The First Continental Congress
The First Continental Congress was held on September 5, 1774, at Philadelphia's Carpenter's Hall to protest the Intolerable Acts. Benjamin Franklin wanted to hold this meeting earlier, but because the Boston Port was closed from the Boston Tea Party, not many people supported it. When they actually got started, twelve out of the thirteen colonies (Georgia did not) sent some representatives. The sessions were held until late October. All the Americans who supported this idea wanted to make all their wrongs, right, so they could hold a hearing in London, England. The point of this was to stop the native Americans from killing them during the French Indian War.
The most prominent people out of the fifty-five people who showed up were George Washington, Samuel Adams, John Adams, Patrick Henry, Richard Henry Lee, John Ray, and John Dickinson. These people made their living through trade, farming and law, and were very high up in the social status in their country, for they worked extremely hard.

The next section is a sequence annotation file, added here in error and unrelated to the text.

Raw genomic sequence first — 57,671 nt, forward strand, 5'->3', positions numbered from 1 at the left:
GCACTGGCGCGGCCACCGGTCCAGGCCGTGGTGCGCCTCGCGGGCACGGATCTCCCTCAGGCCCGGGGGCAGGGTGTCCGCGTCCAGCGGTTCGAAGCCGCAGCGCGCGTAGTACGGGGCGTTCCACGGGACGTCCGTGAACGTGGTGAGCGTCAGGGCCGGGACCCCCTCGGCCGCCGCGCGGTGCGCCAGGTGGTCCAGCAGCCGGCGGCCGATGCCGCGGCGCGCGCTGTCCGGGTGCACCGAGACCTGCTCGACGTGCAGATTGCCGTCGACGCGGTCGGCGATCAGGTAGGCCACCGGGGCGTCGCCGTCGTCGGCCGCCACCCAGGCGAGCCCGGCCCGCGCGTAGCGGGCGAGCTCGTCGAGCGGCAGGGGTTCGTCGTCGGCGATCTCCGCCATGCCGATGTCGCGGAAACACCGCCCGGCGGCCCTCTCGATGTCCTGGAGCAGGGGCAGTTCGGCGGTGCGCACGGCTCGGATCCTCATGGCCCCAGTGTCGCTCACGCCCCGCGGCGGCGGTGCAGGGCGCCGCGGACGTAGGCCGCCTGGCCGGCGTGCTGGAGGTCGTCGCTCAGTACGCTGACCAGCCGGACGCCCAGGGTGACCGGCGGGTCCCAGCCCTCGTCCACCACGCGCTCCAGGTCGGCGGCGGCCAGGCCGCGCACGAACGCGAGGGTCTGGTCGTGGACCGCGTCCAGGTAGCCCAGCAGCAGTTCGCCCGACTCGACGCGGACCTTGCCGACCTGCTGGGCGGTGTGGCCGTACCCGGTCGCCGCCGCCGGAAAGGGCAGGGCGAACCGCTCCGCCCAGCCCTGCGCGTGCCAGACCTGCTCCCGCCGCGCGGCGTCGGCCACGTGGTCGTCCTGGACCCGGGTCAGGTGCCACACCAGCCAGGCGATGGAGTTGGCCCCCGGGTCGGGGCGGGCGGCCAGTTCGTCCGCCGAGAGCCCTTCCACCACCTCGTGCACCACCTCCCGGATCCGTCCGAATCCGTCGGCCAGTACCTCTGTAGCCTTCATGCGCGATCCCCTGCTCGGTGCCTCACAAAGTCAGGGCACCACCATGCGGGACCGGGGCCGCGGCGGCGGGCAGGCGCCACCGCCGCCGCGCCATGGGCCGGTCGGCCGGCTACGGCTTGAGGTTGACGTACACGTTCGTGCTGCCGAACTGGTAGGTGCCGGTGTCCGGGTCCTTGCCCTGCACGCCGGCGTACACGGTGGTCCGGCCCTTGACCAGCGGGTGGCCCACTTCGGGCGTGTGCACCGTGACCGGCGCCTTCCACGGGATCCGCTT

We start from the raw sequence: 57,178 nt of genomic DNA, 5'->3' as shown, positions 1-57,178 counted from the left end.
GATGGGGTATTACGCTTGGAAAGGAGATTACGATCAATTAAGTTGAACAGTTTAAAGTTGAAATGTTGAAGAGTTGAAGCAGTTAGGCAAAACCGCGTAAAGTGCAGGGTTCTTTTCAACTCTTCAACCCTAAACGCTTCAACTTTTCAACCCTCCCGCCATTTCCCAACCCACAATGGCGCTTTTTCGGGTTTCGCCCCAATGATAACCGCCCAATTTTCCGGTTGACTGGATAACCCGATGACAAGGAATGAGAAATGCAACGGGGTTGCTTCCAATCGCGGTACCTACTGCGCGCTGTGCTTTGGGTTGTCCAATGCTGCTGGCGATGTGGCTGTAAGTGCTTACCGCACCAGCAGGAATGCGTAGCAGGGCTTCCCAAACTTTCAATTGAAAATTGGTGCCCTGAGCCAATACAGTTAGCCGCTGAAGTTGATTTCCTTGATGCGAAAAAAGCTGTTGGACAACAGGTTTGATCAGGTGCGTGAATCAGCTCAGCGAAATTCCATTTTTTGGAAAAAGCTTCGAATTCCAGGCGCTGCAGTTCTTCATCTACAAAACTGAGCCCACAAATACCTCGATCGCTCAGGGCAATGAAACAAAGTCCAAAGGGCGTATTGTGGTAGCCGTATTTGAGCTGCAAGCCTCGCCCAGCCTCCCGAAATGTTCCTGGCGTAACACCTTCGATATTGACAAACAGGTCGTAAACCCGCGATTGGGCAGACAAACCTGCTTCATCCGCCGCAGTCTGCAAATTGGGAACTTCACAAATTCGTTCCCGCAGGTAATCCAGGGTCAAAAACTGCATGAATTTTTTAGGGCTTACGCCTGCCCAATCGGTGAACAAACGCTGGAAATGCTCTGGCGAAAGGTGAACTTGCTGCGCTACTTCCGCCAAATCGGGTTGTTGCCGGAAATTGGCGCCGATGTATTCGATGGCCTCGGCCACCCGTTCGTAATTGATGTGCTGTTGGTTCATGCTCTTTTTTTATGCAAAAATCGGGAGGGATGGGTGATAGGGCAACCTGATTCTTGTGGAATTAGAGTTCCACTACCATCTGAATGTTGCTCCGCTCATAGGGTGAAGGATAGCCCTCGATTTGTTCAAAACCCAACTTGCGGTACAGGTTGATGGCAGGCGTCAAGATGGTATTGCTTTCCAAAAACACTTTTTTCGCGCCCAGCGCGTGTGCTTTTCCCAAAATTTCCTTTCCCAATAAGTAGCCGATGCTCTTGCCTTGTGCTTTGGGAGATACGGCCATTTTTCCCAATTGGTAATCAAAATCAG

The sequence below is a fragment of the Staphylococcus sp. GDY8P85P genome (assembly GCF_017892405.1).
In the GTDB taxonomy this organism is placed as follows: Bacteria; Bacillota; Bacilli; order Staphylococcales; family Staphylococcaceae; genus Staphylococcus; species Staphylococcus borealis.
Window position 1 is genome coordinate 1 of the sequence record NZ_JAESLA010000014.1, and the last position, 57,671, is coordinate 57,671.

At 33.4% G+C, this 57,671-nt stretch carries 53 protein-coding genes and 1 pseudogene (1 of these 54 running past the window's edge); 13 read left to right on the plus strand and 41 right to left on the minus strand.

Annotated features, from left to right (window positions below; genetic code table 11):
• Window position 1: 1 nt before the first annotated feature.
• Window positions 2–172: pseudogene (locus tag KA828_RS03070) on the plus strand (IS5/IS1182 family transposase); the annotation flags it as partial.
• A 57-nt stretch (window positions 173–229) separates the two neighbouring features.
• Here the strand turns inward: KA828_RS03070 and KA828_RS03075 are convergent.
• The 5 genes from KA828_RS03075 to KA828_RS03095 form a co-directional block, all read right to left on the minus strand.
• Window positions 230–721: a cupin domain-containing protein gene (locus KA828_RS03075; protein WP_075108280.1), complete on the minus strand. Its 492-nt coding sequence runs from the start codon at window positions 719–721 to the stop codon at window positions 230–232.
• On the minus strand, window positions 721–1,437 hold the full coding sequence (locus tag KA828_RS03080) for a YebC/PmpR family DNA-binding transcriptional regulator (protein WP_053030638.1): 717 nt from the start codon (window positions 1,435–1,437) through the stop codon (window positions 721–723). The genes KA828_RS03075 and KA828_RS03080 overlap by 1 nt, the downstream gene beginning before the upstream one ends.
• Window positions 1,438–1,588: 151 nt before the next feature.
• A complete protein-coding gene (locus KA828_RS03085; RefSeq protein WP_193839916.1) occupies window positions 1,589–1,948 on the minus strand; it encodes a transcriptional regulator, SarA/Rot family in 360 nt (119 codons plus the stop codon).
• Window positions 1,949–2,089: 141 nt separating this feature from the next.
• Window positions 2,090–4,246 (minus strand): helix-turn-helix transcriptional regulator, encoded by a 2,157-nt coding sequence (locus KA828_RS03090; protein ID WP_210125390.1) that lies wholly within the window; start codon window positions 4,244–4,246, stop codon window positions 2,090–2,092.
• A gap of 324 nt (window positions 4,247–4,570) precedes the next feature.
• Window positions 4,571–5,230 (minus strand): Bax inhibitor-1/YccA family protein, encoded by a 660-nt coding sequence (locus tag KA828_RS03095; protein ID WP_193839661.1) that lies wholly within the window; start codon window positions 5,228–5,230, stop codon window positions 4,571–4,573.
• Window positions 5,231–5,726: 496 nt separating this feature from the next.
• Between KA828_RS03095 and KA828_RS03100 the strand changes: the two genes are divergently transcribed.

These Congress men voted to cut off trade with Great Britain unless Parliament abolished the Intolerable Acts. By the time the whole Continental Congress was done, Britain and the colonies had begun to grow hostile with each other.
French Indian War: The French and Indian War was held from 1755-1760. It was a war in North America between France and Britain, which were both aided by Indian tribes. Proclamation Act: The Proclamation Act was an official announcement from the British government that ended all settlement west of the Appalachian Mountains. Stamp Act: The Stamp Act was a law passed in 1765 by British Parliament that forced people to pay tax on items such as newspapers and legal documents. Sugar Act: The Sugar Act reduced the rate of tax on molasses, while Greenville took measures that the duty be severely forced. The act also listed more foreign merchandise to be taxed including sugar, certain wines, coffee, pimiento,...
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